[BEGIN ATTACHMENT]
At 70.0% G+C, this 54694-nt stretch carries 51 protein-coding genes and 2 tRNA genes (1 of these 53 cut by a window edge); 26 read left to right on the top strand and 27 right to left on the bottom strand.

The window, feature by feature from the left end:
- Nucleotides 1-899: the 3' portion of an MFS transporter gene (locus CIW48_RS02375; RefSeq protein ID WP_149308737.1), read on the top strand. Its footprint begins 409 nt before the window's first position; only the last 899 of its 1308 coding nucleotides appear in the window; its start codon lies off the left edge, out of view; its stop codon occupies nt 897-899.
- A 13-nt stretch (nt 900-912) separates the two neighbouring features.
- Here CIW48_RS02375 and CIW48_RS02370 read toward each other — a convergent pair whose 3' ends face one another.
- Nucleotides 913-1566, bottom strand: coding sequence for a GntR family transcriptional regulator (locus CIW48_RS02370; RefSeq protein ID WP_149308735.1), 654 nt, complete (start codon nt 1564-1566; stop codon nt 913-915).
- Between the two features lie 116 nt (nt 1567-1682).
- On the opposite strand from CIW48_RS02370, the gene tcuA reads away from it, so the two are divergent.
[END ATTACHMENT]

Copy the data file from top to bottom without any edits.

At 70.0% G+C, this 54694-nt stretch carries 51 protein-coding genes and 2 tRNA genes (1 of these 53 cut by a window edge); 26 read left to right on the top strand and 27 right to left on the bottom strand.

The window, feature by feature from the left end:
- Nucleotides 1-899: the 3' portion of an MFS transporter gene (locus CIW48_RS02375; RefSeq protein ID WP_149308737.1), read on the top strand. Its footprint begins 409 nt before the window's first position; only the last 899 of its 1308 coding nucleotides appear in the window; its start codon lies off the left edge, out of view; its stop codon occupies nt 897-899.
- A 13-nt stretch (nt 900-912) separates the two neighbouring features.
- Here CIW48_RS02375 and CIW48_RS02370 read toward each other — a convergent pair whose 3' ends face one another.
- Nucleotides 913-1566, bottom strand: coding sequence for a GntR family transcriptional regulator (locus CIW48_RS02370; RefSeq protein ID WP_149308735.1), 654 nt, complete (start codon nt 1564-1566; stop codon nt 913-915).
- Between the two features lie 116 nt (nt 1567-1682).
- On the opposite strand from CIW48_RS02370, the gene tcuA reads away from it, so the two are divergent.